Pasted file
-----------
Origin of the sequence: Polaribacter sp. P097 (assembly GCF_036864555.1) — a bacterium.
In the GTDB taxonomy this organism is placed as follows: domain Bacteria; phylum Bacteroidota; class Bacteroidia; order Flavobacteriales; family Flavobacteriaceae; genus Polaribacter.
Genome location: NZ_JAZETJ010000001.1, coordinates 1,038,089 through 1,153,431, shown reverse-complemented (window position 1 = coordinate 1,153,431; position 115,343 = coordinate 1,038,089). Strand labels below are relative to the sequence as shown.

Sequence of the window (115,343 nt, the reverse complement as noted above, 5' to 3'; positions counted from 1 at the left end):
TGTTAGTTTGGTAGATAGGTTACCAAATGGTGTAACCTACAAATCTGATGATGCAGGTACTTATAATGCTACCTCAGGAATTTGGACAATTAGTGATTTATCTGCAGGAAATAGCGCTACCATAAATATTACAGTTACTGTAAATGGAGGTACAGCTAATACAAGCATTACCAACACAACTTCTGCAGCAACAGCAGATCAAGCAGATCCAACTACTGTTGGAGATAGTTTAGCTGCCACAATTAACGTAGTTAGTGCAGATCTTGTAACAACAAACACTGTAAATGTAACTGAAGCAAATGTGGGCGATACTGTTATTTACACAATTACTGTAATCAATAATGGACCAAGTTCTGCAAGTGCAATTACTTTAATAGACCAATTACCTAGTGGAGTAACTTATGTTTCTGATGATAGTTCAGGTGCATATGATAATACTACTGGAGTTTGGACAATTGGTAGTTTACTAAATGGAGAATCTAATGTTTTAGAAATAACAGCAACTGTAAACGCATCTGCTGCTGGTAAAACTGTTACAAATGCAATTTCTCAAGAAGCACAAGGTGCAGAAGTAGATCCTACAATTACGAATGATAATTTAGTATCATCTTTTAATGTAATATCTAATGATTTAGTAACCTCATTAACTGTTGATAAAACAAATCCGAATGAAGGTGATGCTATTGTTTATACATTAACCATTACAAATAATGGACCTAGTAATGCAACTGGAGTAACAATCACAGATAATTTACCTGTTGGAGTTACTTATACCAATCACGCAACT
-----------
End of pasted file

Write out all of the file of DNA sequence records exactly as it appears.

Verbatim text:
Origin of the sequence: Polaribacter sp. P097 (assembly GCF_036864555.1) — a bacterium.
In the GTDB taxonomy this organism is placed as follows: domain Bacteria; phylum Bacteroidota; class Bacteroidia; order Flavobacteriales; family Flavobacteriaceae; genus Polaribacter.
Genome location: NZ_JAZETJ010000001.1, coordinates 1,038,089 through 1,153,431, shown reverse-complemented (window position 1 = coordinate 1,153,431; position 115,343 = coordinate 1,038,089). Strand labels below are relative to the sequence as shown.

Sequence of the window (115,343 nt, the reverse complement as noted above, 5' to 3'; positions counted from 1 at the left end):
TGTTAGTTTGGTAGATAGGTTACCAAATGGTGTAACCTACAAATCTGATGATGCAGGTACTTATAATGCTACCTCAGGAATTTGGACAATTAGTGATTTATCTGCAGGAAATAGCGCTACCATAAATATTACAGTTACTGTAAATGGAGGTACAGCTAATACAAGCATTACCAACACAACTTCTGCAGCAACAGCAGATCAAGCAGATCCAACTACTGTTGGAGATAGTTTAGCTGCCACAATTAACGTAGTTAGTGCAGATCTTGTAACAACAAACACTGTAAATGTAACTGAAGCAAATGTGGGCGATACTGTTATTTACACAATTACTGTAATCAATAATGGACCAAGTTCTGCAAGTGCAATTACTTTAATAGACCAATTACCTAGTGGAGTAACTTATGTTTCTGATGATAGTTCAGGTGCATATGATAATACTACTGGAGTTTGGACAATTGGTAGTTTACTAAATGGAGAATCTAATGTTTTAGAAATAACAGCAACTGTAAACGCATCTGCTGCTGGTAAAACTGTTACAAATGCAATTTCTCAAGAAGCACAAGGTGCAGAAGTAGATCCTACAATTACGAATGATAATTTAGTATCATCTTTTAATGTAATATCTAATGATTTAGTAACCTCATTAACTGTTGATAAAACAAATCCGAATGAAGGTGATGCTATTGTTTATACATTAACCATTACAAATAATGGACCTAGTAATGCAACTGGAGTAACAATCACAGATAATTTACCTGTTGGAGTTACTTATACCAATCACGCAACT